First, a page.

Committee on the Elimination of Discrimination Against Women, Concluding Observations: Panama (1998).



175. The Committee considered the second and third periodic reports of Panama CEDAW/C/PAN/2-3) at its 392nd and 393rd meetings, on 30 June 1998 (see CEDAW/C/SR.392 and 393).

Introduction by the State party

176. In introducing the report, the representative of Panama stated that Panama had recently gone to great efforts to advance the status of women. Those efforts had included the establishment of institutional mechanisms, the formulation of national action plans and programmes for the advancement of women and measures to promote the political participation of women and to combat violence against women.

177. The representative noted that, in 1995, the Government of Panama had established the National Women's Council and the National Women's Office, both of which were attached to the Ministry of Labour and Social Welfare. She indicated that the Ministry of Youth, Women, Children and the Family had been created in 1997 and that one of its main functions was the promotion of gender equality. The Ministry of Youth, Women and Children would shortly submit a draft law on equality for the consideration of Parliament. In addition, most Government institutions had established special offices and programmes for the advancement of women.

178. The representative indicated that Panama had introduced various plans and programmes to raise the status of women. Non-governmental organizations had also been active and had formulated the Women and Development Action Plan. During 1993, all presidential candidates had committed themselves to implement the Plan. In 1997, a series of projects had also been launched under the Equal Opportunities Programme, a five-year programme supported by the European Union that seeks to mainstream gender in all public policies and programmes.

179. The representative informed the Committee of measures to increase the participation of women in political decision-making, including the Electoral Code, which now provided that at least 30 per cent of candidates in public elections should be women.

180. The representative indicated that the Government of Panama had prioritized the issue of violence against women and that the submission of a report to the Special Rapporteur on violence against women, its causes and consequences had initiated the formulation of a national policy to address the underlying causes of violence against women.

181. The representative emphasized that, although much had been achieved, women in Panama still faced gender discrimination and negative cultural attitudes continued to reinforce the subordination of women. Women in Panama earned less than men and were not equally represented in positions of decision-making, while institutional mechanisms for gender equality lacked financial resources. She concluded by stressing the importance of sustained dialogue between the Government and civil society.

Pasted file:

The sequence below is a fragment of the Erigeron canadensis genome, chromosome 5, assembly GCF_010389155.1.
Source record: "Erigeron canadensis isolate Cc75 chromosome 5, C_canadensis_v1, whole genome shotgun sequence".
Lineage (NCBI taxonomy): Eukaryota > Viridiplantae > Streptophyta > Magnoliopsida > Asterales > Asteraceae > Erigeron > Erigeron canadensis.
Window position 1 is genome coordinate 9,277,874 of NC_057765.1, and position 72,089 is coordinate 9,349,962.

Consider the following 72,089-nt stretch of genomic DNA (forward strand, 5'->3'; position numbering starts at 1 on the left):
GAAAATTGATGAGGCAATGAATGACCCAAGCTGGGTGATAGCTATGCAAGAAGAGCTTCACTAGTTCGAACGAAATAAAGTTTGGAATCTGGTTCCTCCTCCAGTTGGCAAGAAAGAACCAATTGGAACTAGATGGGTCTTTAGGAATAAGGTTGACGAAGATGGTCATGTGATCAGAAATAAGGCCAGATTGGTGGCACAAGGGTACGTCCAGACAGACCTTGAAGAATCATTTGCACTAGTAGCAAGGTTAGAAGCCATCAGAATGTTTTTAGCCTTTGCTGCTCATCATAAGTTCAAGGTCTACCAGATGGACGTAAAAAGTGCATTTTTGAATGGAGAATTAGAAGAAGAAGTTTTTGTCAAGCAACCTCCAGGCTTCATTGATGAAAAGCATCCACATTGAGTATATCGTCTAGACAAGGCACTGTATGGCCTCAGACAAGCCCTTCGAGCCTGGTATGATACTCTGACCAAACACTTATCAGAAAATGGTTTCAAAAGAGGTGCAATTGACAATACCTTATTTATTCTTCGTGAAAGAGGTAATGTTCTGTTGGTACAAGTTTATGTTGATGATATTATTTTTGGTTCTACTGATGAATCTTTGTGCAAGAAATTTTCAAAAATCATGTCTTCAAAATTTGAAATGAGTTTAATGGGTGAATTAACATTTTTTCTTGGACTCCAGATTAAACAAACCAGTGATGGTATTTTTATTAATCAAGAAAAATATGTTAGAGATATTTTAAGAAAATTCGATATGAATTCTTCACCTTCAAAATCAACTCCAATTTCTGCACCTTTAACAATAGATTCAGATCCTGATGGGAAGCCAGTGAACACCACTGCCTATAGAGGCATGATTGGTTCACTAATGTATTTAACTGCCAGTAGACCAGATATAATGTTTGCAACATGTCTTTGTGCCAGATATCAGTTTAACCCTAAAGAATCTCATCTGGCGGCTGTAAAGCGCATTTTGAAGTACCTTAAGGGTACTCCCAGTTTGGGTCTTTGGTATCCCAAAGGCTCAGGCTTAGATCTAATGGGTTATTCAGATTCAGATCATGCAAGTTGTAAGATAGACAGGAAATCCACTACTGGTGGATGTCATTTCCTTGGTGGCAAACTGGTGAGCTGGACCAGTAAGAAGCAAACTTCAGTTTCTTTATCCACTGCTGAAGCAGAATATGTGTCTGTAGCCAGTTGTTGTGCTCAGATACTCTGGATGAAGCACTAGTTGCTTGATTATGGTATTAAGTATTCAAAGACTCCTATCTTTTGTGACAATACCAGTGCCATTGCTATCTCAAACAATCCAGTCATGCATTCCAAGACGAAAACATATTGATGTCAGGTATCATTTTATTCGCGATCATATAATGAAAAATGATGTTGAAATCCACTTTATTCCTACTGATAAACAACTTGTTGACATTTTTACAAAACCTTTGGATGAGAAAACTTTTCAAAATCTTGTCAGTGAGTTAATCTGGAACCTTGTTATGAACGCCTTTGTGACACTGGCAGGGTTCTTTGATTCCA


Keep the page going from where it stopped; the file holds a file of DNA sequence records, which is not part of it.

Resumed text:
Concluding comments of the Committee


182. The Committee welcomes the presence of the Minister of Youth, Women, Children and the Family and the fact that the delegation was at such a high level; it also thanks the Republic of Panama for submitting its combined second and third reports, noting that the report follows the Committee's guidelines and a format, which offered a better overview of the general situation of women and the implementation of the Convention than the previous report submitted to the Committee.

183. The Committee appreciates the Minister's efforts to reply to questions in her oral report, but notes that it would have been more useful to the experts if the questions asked by the group prior to the session had been answered in writing, thereby providing a reference tool for dialogue with the representative of the Republic of Panama.

Positive aspects

184. The Committee commends the establishment of the Ministry of Youth, Women, Children and the Family as the government body in charge of implementing the Convention at the national level.

185. The Committee commends the Government for its support for non-governmental organizations.

186. The Committee commends the promulgation of Act No. 22 of 14 July 1997, which reforms the Electoral Code and provides that at least 30 per cent of the candidates for public election must be women.

187. The Committee also commends the promulgation of Act No. 27 of 16 June 1995, which qualified domestic violence and child abuse as crimes, thereby linking them with the institutional system established to deal with such violence. It also welcomes the establishment of family courts following the adoption of the Family Code.

188. The Committee also welcomes the Government's efforts to make the mass media more aware of, and to eliminate, sexism and the projection of women as sex objects in the media.